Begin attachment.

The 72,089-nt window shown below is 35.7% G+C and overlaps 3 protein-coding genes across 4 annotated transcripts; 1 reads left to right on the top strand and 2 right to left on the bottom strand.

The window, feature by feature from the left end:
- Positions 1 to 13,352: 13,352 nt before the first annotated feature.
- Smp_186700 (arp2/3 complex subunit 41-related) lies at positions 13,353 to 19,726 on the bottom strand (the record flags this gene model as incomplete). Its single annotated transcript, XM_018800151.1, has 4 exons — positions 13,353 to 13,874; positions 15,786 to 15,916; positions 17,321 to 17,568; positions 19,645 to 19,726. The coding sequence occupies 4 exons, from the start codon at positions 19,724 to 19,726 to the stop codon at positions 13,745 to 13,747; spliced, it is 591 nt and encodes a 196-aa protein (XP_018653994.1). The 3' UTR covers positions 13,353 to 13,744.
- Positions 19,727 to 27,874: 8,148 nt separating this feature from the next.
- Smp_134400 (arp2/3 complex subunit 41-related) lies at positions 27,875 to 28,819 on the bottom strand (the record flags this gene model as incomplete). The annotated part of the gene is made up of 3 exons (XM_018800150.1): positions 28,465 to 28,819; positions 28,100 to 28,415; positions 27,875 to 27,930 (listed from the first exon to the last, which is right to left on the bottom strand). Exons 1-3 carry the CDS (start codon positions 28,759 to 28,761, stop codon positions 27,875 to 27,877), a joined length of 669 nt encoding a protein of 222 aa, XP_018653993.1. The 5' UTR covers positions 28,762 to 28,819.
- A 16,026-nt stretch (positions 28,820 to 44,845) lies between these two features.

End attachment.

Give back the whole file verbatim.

The 72,089-nt window shown below is 35.7% G+C and overlaps 3 protein-coding genes across 4 annotated transcripts; 1 reads left to right on the top strand and 2 right to left on the bottom strand.

The window, feature by feature from the left end:
- Positions 1 to 13,352: 13,352 nt before the first annotated feature.
- Smp_186700 (arp2/3 complex subunit 41-related) lies at positions 13,353 to 19,726 on the bottom strand (the record flags this gene model as incomplete). Its single annotated transcript, XM_018800151.1, has 4 exons — positions 13,353 to 13,874; positions 15,786 to 15,916; positions 17,321 to 17,568; positions 19,645 to 19,726. The coding sequence occupies 4 exons, from the start codon at positions 19,724 to 19,726 to the stop codon at positions 13,745 to 13,747; spliced, it is 591 nt and encodes a 196-aa protein (XP_018653994.1). The 3' UTR covers positions 13,353 to 13,744.
- Positions 19,727 to 27,874: 8,148 nt separating this feature from the next.
- Smp_134400 (arp2/3 complex subunit 41-related) lies at positions 27,875 to 28,819 on the bottom strand (the record flags this gene model as incomplete). The annotated part of the gene is made up of 3 exons (XM_018800150.1): positions 28,465 to 28,819; positions 28,100 to 28,415; positions 27,875 to 27,930 (listed from the first exon to the last, which is right to left on the bottom strand). Exons 1-3 carry the CDS (start codon positions 28,759 to 28,761, stop codon positions 27,875 to 27,877), a joined length of 669 nt encoding a protein of 222 aa, XP_018653993.1. The 5' UTR covers positions 28,762 to 28,819.
- A 16,026-nt stretch (positions 28,820 to 44,845) lies between these two features.